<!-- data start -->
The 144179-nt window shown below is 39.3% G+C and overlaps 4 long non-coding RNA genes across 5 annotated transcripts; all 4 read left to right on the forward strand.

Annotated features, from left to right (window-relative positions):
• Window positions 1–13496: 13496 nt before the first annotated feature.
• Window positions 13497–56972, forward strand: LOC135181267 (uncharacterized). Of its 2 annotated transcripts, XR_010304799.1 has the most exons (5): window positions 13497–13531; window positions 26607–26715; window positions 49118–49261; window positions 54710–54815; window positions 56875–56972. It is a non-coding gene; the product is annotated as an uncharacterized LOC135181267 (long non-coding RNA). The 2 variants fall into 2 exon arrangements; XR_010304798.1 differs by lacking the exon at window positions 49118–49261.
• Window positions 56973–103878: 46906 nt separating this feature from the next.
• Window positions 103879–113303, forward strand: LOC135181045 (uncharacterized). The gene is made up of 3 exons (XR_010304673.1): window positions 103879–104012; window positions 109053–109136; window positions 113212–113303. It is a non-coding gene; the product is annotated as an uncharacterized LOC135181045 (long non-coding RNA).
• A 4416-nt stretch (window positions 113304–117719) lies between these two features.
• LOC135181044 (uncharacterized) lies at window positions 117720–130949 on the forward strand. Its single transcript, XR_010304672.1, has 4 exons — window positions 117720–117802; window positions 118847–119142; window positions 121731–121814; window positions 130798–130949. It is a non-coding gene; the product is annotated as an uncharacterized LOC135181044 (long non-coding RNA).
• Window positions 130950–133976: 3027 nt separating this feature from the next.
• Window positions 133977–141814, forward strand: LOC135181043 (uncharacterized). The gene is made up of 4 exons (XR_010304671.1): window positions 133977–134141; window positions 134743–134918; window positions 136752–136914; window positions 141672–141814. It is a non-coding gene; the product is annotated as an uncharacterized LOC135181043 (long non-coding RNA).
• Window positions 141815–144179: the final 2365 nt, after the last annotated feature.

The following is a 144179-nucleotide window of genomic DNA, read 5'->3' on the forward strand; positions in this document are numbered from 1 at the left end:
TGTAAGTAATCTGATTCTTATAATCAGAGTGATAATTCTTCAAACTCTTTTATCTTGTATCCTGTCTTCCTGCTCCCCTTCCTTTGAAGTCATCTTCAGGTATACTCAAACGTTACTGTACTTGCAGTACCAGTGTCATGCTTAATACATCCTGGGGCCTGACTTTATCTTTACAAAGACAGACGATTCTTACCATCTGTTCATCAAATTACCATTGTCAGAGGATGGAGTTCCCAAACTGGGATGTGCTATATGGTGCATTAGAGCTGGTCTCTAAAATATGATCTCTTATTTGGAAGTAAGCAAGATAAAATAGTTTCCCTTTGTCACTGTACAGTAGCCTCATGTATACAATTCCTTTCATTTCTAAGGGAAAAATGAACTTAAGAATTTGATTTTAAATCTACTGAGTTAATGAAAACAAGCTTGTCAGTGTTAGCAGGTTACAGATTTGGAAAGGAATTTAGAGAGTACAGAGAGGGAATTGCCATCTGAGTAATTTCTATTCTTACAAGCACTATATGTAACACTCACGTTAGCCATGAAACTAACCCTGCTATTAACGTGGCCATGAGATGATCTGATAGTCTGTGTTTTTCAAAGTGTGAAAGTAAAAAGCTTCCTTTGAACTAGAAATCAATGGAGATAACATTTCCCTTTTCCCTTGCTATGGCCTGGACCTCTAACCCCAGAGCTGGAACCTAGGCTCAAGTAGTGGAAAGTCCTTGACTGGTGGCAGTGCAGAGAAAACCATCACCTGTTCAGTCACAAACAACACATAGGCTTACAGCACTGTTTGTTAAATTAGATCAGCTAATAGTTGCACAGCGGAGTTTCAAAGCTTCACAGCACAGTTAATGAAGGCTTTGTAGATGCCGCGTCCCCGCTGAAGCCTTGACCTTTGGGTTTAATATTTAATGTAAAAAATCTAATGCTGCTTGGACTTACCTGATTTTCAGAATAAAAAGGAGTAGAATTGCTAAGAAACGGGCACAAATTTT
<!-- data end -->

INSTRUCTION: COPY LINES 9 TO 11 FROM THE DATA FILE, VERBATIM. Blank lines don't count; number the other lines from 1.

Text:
• Window positions 130950–133976: 3027 nt separating this feature from the next.
• Window positions 133977–141814, forward strand: LOC135181043 (uncharacterized). The gene is made up of 4 exons (XR_010304671.1): window positions 133977–134141; window positions 134743–134918; window positions 136752–136914; window positions 141672–141814. It is a non-coding gene; the product is annotated as an uncharacterized LOC135181043 (long non-coding RNA).
• Window positions 141815–144179: the final 2365 nt, after the last annotated feature.